This is “Global Sourcing and Distribution”, section 14.4 from the book Challenges and Opportunities in International Business (v. 1.0).
This book is licensed under a Creative Commons by-nc-sa 3.0 license. See the license for more details, but that basically means you can share this book as long as you credit the author (but see below), don't make money from it, and do make it available to everyone else under the same terms.
This content was accessible as of December 29, 2012, and it was downloaded then by Andy Schmitz in an effort to preserve the availability of this book.
Normally, the author and publisher would be credited here. However, the publisher has asked for the customary Creative Commons attribution to the original publisher, authors, title, and book URI to be removed. Additionally, per the publisher's request, their name has been removed in some passages. More information is available on this project's attribution page.
For more information on the source of this book, or why it is available for free, please see the project's home page. You can browse or download additional books there. You may also download a PDF copy of this book (29 MB) or just this chapter (1 MB), suitable for printing or most e-readers, or a .zip file containing this book's HTML files (for use in a web browser offline).
Global sourcingBuying the raw materials or components that go into a company’s products from around the world, not just from the headquarters’ country. refers to buying the raw materials or components that go into a company’s products from around the world, not just from the headquarters’ country. For example, Starbucks buys its coffee from locations like Colombia and Guatemala. The advantages of global sourcing are quality and lower cost. Global sourcing is possible to the extent that the world is flat—for example, buying the highest-quality cocoa beans for making chocolate or buying aluminum from Iceland, where it’s cheaper because it’s made using free geothermal energy.
When making global-sourcing decisions, firms face a choice of whether to sole-sourceTo buy raw materials, components, or services from one supplier exclusively, rather than buying from two or more suppliers. (i.e., use one supplier exclusively) or to multisource (i.e., use multiple suppliers). The advantage of sole-sourcing is that the company will often get a lower price by giving all of its volume to one supplier. If the company gives the supplier a lot of business, the company may have more influence over the supplier for preferential treatment. For example, during a time of shortage or strained capacity, the supplier may give higher quantities to that company rather than to a competitor as a way of rewarding the company’s loyalty.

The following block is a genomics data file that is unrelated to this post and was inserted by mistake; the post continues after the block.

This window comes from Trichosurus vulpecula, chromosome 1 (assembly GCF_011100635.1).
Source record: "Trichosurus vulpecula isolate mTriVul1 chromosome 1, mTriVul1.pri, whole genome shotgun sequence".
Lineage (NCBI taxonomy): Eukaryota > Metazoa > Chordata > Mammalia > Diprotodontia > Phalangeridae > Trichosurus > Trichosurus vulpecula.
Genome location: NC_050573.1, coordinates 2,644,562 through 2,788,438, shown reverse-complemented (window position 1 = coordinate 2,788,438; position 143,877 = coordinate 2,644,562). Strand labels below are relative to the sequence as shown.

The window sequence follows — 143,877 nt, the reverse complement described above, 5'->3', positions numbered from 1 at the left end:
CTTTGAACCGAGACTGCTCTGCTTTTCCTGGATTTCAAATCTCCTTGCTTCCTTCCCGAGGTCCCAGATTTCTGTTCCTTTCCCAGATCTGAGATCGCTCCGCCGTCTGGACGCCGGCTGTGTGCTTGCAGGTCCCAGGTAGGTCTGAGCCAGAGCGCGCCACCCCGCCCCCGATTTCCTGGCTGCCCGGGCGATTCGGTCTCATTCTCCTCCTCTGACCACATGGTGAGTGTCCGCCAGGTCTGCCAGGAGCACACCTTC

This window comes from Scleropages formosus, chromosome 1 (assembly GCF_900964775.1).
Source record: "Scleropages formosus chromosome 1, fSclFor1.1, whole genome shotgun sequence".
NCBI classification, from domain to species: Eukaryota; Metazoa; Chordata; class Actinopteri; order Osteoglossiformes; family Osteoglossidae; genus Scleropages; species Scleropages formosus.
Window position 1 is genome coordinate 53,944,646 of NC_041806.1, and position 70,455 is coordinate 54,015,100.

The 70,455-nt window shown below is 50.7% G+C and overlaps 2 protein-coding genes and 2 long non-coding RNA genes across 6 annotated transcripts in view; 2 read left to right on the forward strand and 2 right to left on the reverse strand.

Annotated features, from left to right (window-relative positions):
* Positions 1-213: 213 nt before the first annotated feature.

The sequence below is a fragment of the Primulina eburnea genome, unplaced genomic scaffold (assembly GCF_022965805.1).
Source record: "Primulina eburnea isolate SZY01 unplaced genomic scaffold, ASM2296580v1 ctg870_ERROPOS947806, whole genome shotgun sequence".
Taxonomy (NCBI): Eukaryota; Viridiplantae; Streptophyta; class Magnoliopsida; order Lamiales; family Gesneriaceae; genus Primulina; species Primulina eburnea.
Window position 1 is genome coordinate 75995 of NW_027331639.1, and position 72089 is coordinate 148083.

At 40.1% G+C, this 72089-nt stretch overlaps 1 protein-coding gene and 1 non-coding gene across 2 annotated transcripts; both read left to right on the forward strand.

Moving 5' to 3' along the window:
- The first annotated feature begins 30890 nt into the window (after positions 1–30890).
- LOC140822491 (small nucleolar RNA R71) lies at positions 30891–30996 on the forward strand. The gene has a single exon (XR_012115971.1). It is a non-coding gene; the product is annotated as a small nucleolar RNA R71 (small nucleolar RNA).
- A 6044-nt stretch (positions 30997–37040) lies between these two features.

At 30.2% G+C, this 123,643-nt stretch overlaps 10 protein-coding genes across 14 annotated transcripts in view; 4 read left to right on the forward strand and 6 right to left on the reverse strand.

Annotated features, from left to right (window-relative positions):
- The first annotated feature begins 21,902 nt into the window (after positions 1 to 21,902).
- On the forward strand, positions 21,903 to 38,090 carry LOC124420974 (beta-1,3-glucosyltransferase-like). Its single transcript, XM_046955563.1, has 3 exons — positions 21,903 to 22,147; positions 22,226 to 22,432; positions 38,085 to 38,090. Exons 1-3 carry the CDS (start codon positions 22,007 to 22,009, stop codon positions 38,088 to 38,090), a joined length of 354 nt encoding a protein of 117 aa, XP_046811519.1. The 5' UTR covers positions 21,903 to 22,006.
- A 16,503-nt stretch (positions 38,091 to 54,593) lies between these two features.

On the other hand, using multiple suppliers gives a company more flexibility. For instance, if there’s a natural disaster or other disruption at one of their suppliers, the company can turn to its other suppliers to meet its needs. For example, when Hurricane Mitch hit Honduras with 180-mile-per-hour winds, 70 to 80 percent of Honduras’s infrastructure was damaged and 80 percent of its banana crop was lost. Both Dole Food Company and Chiquita bought bananas from Honduras, but Dole relied more heavily on bananas from Honduras than from other countries. As a result, Dole lost 25 percent of its global banana supply, but Chiquita lost only 15 percent.Yossi Sheffi, The Resilient Enterprise (Cambridge, MA: MIT Press, 2005), 216–17. In the aftermath, Chiquita’s revenues increased, while Dole’s decreased.
Whichever sourcing strategy a company chooses, it can reduce risk by visiting its suppliers regularly to ensure the quality of products and processes, the financial health of each supplier, and the supplier’s adherence to laws, safety regulations, and ethics.
The Case of Global Sourcing
While there is little systematic research on questions related to ethics and global sourcing, one recent survey in the context of clothing manufacturers identified the following most encountered issues:Mike Pretious and Mary Love, “Sourcing Ethics and the Global Market: The Case of the UK Retail Clothing Sector,” International Journal of Retail & Distribution Management 34, no. 12 (2006): 892–903.
Selling internationally means considering how your company will distribute its goods in the market. Developed countries have good infrastructure—passable roads that can accommodate trucks, retailers who display and sell products, and reliable communications infrastructure and media choices. Emerging markets, on the other hand, often have very fragmented distribution networks, limited logistics, and much smaller retailer outlets. Hole-in-the-wall shops, door-to-door peddlers, and street vendors play a much larger role in emerging-market countries. In the emerging countries of Africa, for example, books might be sold from the back of a moped.